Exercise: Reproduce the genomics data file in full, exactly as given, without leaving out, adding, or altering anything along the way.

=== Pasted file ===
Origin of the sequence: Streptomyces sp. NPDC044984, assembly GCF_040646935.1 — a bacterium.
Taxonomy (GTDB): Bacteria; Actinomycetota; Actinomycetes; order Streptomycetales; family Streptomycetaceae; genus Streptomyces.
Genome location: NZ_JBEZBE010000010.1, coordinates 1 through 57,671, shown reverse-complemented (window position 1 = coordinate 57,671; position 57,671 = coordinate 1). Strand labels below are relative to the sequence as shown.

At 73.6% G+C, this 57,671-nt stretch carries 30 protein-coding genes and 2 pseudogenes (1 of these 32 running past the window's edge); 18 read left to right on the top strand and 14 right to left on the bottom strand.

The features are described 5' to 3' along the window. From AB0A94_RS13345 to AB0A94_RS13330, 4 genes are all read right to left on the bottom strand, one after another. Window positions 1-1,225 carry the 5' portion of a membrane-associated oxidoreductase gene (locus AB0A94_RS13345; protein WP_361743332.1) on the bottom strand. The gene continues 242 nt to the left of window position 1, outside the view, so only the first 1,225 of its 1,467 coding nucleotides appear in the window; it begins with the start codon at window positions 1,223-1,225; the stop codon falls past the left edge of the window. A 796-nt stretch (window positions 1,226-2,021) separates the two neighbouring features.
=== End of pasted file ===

Origin of the sequence: Streptomyces sp. NPDC044984, assembly GCF_040646935.1 — a bacterium.
Taxonomy (GTDB): Bacteria; Actinomycetota; Actinomycetes; order Streptomycetales; family Streptomycetaceae; genus Streptomyces.
Genome location: NZ_JBEZBE010000010.1, coordinates 1 through 57,671, shown reverse-complemented (window position 1 = coordinate 57,671; position 57,671 = coordinate 1). Strand labels below are relative to the sequence as shown.

At 73.6% G+C, this 57,671-nt stretch carries 30 protein-coding genes and 2 pseudogenes (1 of these 32 running past the window's edge); 18 read left to right on the top strand and 14 right to left on the bottom strand.

The features are described 5' to 3' along the window. From AB0A94_RS13345 to AB0A94_RS13330, 4 genes are all read right to left on the bottom strand, one after another. Window positions 1-1,225 carry the 5' portion of a membrane-associated oxidoreductase gene (locus AB0A94_RS13345; protein WP_361743332.1) on the bottom strand. The gene continues 242 nt to the left of window position 1, outside the view, so only the first 1,225 of its 1,467 coding nucleotides appear in the window; it begins with the start codon at window positions 1,223-1,225; the stop codon falls past the left edge of the window. A 796-nt stretch (window positions 1,226-2,021) separates the two neighbouring features.